My tight end showed improvement, even though I could have wished for better. It’s hard to be thrilled with 3 points. But it’s more than zero, which is where he was Week One. Of course, his (second) QB Josh McCown is injured now, so I have no earthly idea what to expect going forward. I want to give it another week or two before I panic here, but it would behoove me to look at waiver and trade options.

My defense and kicker, however, are stone-cold killers. 15 points on defense?!? 11 from a kicker?!?!? These are insanely solid scores. I’m even more thrilled with the fact that the Texans have given me double-digit scores in both of the first two weeks. That’s the kind of consistency I need right now. And I love having a piece of Arizona’s explosive offense. Every time they score a touchdown, my man Catanzaro is there to kick the extra point through and give me another point. If they end up with a field goal instead, that’s just more points for me. Arizona scores high, and every time they do, I score too. I love it.

So how did I lose?

Well, my opponent outfoxed me and did something I didn’t expect, but probably should have. He picked up a new tight end when Rob Gronkowski was officially called out for Sunday instead of relying on the one he had on the bench. And it was a good pickup too, giving him 10 points there. (Now, as it turns out, that backup TE he didn’t play also went for 10 points on Sunday, so I’d lose either way, but still.) This is a good lesson to me, to think week-to-week and not season-long on the makeup of my team. I’ll try to apply that going forward. Alex Smith solves a QB problem for me in Week Nine, but as it turns out he created one for me in Week Two, so I probably shouldn’t have gone in his direction so early. I should have looked for a QB with a weak matchup instead and played opportunistically.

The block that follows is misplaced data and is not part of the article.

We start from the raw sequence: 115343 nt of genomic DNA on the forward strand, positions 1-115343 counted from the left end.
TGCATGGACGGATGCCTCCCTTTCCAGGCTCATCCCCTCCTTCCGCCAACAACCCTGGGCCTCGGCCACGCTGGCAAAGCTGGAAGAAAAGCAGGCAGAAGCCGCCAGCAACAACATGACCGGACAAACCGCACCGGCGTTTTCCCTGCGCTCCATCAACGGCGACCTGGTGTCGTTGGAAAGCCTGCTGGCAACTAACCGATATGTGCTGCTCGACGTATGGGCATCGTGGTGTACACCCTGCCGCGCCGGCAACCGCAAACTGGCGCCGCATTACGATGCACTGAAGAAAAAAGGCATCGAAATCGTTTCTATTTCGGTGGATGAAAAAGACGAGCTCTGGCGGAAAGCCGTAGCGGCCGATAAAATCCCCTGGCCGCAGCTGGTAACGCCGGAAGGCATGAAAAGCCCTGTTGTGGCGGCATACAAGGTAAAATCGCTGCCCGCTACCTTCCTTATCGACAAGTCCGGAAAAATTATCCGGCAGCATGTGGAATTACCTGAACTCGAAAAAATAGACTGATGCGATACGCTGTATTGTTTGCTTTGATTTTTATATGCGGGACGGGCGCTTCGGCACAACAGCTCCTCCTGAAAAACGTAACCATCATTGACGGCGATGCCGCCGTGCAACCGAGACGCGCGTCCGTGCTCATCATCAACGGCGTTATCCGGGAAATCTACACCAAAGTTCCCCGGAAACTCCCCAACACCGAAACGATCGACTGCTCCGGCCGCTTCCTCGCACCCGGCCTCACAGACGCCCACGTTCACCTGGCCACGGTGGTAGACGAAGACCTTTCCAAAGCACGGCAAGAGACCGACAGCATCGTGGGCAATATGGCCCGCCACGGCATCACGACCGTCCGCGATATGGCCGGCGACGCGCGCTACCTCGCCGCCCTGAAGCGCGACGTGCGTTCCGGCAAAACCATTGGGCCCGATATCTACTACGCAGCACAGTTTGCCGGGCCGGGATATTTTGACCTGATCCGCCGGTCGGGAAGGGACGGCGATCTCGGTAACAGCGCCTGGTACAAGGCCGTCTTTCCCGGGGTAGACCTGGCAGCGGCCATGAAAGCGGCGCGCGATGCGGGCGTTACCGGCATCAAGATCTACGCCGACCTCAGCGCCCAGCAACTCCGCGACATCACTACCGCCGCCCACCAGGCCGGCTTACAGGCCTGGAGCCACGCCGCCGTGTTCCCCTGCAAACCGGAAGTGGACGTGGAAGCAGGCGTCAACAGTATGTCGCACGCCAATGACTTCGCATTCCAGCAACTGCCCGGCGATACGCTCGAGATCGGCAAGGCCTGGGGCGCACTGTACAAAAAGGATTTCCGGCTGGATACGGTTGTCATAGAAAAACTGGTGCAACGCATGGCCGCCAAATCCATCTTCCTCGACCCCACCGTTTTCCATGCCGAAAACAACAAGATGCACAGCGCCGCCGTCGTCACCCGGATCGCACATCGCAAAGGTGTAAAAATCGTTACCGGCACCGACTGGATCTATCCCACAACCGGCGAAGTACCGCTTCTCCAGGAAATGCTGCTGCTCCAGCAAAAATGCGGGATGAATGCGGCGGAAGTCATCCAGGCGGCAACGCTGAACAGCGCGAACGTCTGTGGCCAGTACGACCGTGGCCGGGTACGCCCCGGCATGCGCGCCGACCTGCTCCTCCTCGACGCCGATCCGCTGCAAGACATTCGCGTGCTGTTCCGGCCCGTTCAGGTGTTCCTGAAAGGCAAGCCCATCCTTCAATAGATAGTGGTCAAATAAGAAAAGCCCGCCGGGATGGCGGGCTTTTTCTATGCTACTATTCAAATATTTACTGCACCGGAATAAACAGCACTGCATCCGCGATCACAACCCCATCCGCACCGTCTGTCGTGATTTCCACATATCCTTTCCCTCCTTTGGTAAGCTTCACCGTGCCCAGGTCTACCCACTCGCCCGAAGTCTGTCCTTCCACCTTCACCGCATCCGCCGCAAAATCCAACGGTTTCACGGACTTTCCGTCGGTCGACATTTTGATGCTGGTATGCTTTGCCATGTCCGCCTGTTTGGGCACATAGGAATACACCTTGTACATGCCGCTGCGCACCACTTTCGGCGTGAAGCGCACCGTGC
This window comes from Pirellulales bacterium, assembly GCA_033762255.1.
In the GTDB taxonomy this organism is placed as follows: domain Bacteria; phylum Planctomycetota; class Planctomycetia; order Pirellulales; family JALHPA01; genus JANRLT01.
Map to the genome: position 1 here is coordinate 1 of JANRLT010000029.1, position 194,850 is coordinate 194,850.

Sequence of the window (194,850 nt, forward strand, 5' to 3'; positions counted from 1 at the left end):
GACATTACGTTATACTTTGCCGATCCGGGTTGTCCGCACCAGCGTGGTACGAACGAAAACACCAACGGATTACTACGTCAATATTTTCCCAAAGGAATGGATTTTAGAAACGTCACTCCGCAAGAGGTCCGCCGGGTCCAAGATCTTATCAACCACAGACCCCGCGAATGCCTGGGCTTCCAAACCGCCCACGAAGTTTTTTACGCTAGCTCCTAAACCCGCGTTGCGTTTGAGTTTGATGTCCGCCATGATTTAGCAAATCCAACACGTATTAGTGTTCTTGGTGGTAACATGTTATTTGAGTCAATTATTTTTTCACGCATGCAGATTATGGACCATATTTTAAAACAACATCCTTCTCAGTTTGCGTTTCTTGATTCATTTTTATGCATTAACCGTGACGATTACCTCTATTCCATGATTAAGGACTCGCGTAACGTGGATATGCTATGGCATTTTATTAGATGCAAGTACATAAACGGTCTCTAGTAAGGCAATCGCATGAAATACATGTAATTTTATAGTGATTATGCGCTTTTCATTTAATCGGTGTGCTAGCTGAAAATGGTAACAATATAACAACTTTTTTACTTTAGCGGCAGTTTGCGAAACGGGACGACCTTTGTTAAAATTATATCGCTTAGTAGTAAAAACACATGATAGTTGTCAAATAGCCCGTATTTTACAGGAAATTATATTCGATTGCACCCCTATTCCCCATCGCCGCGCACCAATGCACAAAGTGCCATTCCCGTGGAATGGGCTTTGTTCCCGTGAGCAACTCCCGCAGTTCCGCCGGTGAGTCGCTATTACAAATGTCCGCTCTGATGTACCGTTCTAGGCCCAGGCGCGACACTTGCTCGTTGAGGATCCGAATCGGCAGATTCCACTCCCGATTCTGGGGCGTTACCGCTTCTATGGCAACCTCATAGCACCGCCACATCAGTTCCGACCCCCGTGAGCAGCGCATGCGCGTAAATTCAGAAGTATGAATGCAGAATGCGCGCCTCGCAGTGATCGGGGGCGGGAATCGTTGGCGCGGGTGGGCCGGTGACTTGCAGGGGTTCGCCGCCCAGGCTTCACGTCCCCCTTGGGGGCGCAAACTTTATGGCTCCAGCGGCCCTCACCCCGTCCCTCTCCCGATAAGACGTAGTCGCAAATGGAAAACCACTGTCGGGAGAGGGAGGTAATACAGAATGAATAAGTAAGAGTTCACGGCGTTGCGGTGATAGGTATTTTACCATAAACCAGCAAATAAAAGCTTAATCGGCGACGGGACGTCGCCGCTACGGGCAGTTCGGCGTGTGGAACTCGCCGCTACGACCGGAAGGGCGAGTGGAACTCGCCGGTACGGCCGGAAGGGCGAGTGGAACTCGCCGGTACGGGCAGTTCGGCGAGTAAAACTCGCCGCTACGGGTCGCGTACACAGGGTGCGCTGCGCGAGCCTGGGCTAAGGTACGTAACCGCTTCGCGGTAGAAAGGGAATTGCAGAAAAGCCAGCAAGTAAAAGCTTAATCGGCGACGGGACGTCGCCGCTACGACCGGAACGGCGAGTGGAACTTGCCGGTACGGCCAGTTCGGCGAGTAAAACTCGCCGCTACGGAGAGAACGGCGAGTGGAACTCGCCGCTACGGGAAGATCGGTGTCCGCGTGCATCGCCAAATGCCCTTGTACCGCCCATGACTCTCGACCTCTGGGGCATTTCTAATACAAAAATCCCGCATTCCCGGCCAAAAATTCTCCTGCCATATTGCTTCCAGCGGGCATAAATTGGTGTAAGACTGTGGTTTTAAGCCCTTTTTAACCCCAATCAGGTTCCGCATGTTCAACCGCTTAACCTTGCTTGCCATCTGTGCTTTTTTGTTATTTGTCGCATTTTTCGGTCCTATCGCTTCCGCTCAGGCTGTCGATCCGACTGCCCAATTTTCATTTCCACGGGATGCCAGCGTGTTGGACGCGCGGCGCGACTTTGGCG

Which leads us into the QB position. Alex Smith severely underperformed for me this week, there’s just no getting around it. The silver lining there is that he was facing the Texans defense, and even his failures helped me by adding points to my defense. But I hated watching that game, feeling helpless as my scoring opportunities cannibalized each other. In my quest to be both a football fan and a fantasy owner at the same time, this was a failure. I will be trying to avoid putting myself in that position again if at all possible.

Then there’s Tyrod Taylor. Sweet, enigmatical, almost bipolar Tyrod Taylor. I don’t understand what’s going on with him or his offense, which is why I don’t even feel bad about sitting him even though he went for 23 points this week. I would have won, easily, if I’d stuck with him instead of jumping ship. And yet, like I said, I don’t feel bad about it.

QB scoring works like this: I get 1 point for every 25 yards passing a QB has, plus 4 points per touchdown they throw. I lose points if they fumble or throw an interception – 2 points each. If they rush, too, I get points for that – 1 point per 10 yards and 6 points per TD, the same as a running back (or a receiver) – but the primary scoring opportunity for most QBs (particularly mine) is the passing game. For most of the game, by this metric, Taylor was unspectacular. About 145 yards passing, one touchdown, one interception, about 20 yards rushing. 9 points.